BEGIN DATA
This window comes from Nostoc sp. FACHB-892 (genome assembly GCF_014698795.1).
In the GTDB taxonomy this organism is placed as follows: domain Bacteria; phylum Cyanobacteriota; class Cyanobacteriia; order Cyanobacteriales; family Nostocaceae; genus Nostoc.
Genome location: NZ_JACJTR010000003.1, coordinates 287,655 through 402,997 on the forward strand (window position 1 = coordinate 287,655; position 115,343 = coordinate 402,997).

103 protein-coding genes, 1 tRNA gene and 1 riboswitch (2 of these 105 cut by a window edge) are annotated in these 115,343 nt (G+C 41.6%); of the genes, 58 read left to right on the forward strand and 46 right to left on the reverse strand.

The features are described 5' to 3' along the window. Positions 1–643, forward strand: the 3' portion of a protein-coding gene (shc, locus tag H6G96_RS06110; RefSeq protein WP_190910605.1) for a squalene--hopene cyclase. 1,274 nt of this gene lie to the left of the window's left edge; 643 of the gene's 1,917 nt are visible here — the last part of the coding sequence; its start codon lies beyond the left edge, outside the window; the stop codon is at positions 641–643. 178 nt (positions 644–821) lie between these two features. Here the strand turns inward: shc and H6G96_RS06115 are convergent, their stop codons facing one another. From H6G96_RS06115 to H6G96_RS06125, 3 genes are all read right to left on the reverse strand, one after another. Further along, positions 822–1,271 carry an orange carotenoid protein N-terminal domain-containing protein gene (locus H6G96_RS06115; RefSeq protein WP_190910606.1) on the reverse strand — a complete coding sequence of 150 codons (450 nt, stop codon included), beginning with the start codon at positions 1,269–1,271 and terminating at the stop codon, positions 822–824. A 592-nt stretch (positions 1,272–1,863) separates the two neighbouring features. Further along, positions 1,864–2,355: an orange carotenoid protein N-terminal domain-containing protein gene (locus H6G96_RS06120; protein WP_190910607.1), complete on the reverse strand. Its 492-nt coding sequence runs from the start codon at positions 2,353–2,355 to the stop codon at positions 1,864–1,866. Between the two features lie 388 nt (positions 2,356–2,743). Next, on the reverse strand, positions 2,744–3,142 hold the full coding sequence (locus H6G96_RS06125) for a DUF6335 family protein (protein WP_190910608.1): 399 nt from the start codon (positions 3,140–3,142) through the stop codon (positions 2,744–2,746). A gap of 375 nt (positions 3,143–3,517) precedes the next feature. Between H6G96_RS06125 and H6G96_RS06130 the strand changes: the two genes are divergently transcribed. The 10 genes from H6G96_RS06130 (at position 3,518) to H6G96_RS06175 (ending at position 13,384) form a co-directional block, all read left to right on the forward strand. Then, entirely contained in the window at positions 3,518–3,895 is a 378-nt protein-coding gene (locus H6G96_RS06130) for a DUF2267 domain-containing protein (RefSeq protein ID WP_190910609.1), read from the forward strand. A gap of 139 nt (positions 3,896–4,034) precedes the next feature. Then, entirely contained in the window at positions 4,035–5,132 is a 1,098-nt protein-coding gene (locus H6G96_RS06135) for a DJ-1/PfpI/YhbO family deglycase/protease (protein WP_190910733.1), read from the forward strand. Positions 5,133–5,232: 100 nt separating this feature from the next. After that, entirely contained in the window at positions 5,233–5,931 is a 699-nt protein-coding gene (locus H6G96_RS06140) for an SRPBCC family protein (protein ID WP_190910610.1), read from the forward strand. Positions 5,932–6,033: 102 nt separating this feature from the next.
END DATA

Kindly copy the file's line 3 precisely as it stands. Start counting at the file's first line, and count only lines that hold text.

Genome location: NZ_JACJTR010000003.1, coordinates 287,655 through 402,997 on the forward strand (window position 1 = coordinate 287,655; position 115,343 = coordinate 402,997).